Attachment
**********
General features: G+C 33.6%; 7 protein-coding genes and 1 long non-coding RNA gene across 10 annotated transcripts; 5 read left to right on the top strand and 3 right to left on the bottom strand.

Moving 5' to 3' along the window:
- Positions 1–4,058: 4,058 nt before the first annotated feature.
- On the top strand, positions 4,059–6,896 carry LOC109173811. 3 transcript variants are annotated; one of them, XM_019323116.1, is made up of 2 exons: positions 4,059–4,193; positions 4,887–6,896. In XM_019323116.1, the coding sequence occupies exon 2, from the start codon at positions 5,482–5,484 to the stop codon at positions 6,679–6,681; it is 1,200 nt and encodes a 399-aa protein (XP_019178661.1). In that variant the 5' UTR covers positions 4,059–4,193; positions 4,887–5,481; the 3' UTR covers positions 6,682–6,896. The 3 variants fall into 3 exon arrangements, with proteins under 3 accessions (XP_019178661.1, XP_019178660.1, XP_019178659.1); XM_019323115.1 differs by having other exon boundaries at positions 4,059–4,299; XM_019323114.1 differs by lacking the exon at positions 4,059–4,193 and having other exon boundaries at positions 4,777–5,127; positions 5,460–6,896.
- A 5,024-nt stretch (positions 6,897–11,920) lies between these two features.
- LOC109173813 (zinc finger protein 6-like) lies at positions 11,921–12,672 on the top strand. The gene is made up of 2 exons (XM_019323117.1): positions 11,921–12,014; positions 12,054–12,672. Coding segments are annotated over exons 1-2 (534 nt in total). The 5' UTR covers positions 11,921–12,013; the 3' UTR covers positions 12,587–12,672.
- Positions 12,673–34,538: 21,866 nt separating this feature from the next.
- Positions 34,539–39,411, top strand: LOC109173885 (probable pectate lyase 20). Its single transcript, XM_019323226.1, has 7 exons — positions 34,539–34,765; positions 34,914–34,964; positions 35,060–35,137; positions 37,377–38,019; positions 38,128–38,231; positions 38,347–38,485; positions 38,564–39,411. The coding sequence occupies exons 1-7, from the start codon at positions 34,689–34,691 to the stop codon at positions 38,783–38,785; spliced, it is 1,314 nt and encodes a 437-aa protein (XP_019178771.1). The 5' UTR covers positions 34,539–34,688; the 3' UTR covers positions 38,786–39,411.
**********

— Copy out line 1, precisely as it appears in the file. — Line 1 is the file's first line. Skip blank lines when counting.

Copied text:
General features: G+C 33.6%; 7 protein-coding genes and 1 long non-coding RNA gene across 10 annotated transcripts; 5 read left to right on the top strand and 3 right to left on the bottom strand.